Our interest is focus on the arrays with the configuration shown in Fig. 1. This configuration can be divided into three sections: feedback section, gain section, and coupling-output section. The feedback section consists of reflectors with high reflectivity, e.g., holophotes or fiber Bragg gratings (FBGs). The gain section is the gain medium, e.g., ion-doped fibers. The coupling-output section is composed of couplers and output faces. The couplers are used to make elementary lasers interact with each other. The output face is often performed by the polished fiber faces or reflectors with low reflectivity.
2.1 Evolution of fields in gain section
Firstly, we will introduce the evolution of fields in the gain section. In fiber lasers, the interaction between the field (i.e., the electric field) and gain medium can be described by the Maxwell-Bloch equations . Then, in the mth elementary laser of an N-laser array, the set of equations is
where E(x,t) is the complex field envelope, P(x,t) is the atomic polarization envelope and D(x,t) is the population difference, D 0 is the population difference in the absence of the optical field (i.e., only decided by pump ), and the dot represents the partial derivative with respect to time. ω is the laser frequency, ϖ is the atomic frequency. c is the velocity of light in vacuum, ε 0 is the dielectric constant in vacuum, θ 12 is the atomic dipole moment matrix element. γ ⊥ and γ ∥ are transverse and longitudinal relaxation rates, respectively.
E m *(x, t) and P m *(x, t) are conjugate values of E m(x, t) and P m(x, t), respectively.
In spite of the multi-longitudinal-mode nature of fiber lasers, the model is also built on the basis of the single-longitudinal-mode assumption, which has been used in former studies on laser arrays [17–24]. Generally, the field oscillating in Fabry-Perot cavity is assumed as standing waves in the low-gain and low-loss resonators. Nevertheless, this assumption is not suitable for fiber lasers with high gain and high loss. Thus, in this model, the electric field is decomposed into two counter-propagating traveling-waves, i.e.,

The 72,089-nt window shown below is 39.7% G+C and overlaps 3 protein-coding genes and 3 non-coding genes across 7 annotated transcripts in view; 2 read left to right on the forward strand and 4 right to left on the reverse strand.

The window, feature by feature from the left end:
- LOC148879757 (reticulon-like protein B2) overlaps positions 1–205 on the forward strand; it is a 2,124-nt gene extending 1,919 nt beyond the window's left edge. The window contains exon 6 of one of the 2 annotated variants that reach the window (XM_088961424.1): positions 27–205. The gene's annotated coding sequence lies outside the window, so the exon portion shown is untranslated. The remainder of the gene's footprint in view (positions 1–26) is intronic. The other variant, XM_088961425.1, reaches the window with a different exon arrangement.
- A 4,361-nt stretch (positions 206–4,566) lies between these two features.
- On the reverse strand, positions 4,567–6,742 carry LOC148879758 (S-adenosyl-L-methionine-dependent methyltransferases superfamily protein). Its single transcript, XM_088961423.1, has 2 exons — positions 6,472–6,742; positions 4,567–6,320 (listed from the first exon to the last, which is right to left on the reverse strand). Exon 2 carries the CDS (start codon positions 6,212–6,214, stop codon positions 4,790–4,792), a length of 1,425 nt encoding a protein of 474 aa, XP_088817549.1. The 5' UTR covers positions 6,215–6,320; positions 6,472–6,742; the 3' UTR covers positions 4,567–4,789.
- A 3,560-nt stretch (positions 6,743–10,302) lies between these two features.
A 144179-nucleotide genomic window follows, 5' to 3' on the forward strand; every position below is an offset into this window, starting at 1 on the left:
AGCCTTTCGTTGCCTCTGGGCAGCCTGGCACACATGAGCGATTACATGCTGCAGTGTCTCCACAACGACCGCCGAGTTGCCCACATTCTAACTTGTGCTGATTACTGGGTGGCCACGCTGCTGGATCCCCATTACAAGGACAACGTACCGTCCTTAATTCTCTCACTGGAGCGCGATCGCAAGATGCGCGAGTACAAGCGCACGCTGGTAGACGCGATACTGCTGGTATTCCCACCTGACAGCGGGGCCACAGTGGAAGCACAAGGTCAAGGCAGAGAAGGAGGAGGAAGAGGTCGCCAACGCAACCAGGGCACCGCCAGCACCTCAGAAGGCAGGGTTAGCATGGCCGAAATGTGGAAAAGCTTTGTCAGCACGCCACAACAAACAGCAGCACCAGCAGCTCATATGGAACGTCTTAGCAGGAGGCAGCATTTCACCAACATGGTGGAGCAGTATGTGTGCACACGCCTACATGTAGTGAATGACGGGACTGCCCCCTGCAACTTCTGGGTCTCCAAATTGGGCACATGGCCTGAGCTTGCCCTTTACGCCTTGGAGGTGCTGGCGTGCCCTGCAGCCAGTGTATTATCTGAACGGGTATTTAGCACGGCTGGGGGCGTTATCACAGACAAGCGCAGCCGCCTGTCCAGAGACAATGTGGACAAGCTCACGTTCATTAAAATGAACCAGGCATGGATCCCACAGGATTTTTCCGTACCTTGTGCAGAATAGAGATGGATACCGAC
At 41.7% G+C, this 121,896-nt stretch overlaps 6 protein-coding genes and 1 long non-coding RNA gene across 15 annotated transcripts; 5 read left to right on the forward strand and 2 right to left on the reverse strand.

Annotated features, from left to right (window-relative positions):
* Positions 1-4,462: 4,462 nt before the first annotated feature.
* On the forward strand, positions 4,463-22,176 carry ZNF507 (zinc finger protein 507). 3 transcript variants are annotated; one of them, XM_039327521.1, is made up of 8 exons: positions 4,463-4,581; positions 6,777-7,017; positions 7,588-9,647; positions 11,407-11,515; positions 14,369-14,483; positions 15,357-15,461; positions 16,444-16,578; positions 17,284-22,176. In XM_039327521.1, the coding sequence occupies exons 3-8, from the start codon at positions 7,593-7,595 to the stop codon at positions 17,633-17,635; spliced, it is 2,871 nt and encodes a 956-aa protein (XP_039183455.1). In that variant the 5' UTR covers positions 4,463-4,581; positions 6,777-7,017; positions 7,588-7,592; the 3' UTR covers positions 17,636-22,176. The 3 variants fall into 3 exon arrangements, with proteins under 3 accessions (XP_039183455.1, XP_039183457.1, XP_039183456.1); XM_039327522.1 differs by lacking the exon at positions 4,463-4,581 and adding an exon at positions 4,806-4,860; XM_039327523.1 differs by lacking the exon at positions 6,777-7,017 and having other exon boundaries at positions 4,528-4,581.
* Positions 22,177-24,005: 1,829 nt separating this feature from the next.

where E m(x, t) and E m (-)(x, t) are complex amplitudes of two counter-propagating waves, km is the wave vector. Eq. (2) will return to the form of standing wave with standard slowly varying wave approximation. Correspondingly, P m(x, t) can also be written as
Substituting (2) and (3) into Eq. (1), one can obtain that
where ωcm - ckm is the resonance frequency of the mth cavity. Here, the terms ∂ 2 E m (+)(x,t)/∂x 2 and ∂ 2 E m (-)(x,t)/∂x 2 are neglected (assuming that ∂ 2 E m (±)(x,t)/∂x 2 ≪ k⌊∂ E m (±)(x,t)/∂x⌋).
In fiber lasers, generally, γ ⊥ ≫ γ ∥. Therefore, the polarization variables can be adiabatically eliminated. Demand that P˙ m (+)(x,t) = 0 and P˙ m(x, t) = 0. Then, we can eliminate the equations of polarization (i.e., Eqs. 4c & 4d), and Eqs. (4) can be reduced as
where is the stimulated emission cross section, and gm(x,t) = σcDm(x,t)/2 is the gain coefficient. Because g 0m(x,t )= σcD 0m(x,t)/2 is only determined by pump of the mth elementary laser, g 0m(x,t) is the pump coefficient.
where E m (+)(x,t) and ϕm (-)(x,t) are the magnitude and phase of E m (-)(x,t); E m (+)(x,t) and ϕm (-)(x,t) are the magnitude and phase of E m(x,t). Substituting Eqs. (6, 7) into Eq. (5) and assuming that
we can get that
- Ignoring the time derivative terms in Eqs. (9.a & b). It means that the effect of the temporal variation of Am (+)(x,t) (Am (-)(x,t)) on the evolution of the gain coefficient gm(x,t) is neglected. This approximation is reasonable to predict the steady-state of laser arrays, but too crude to analyze the dynamics of laser arrays;
- Ignoring the temporal variation of ϕm (+)(x,t) and ϕm(x,t), i.e., assuming that the Eqs. (10.c&d) approximate zero. This approximation is reasonable when ωcm is close to ϖ and the gain gm(x,t) is not high. Otherwise, this approximation should be re-examined.
2.2 Evolution of fields in the coupling-output section and feedback section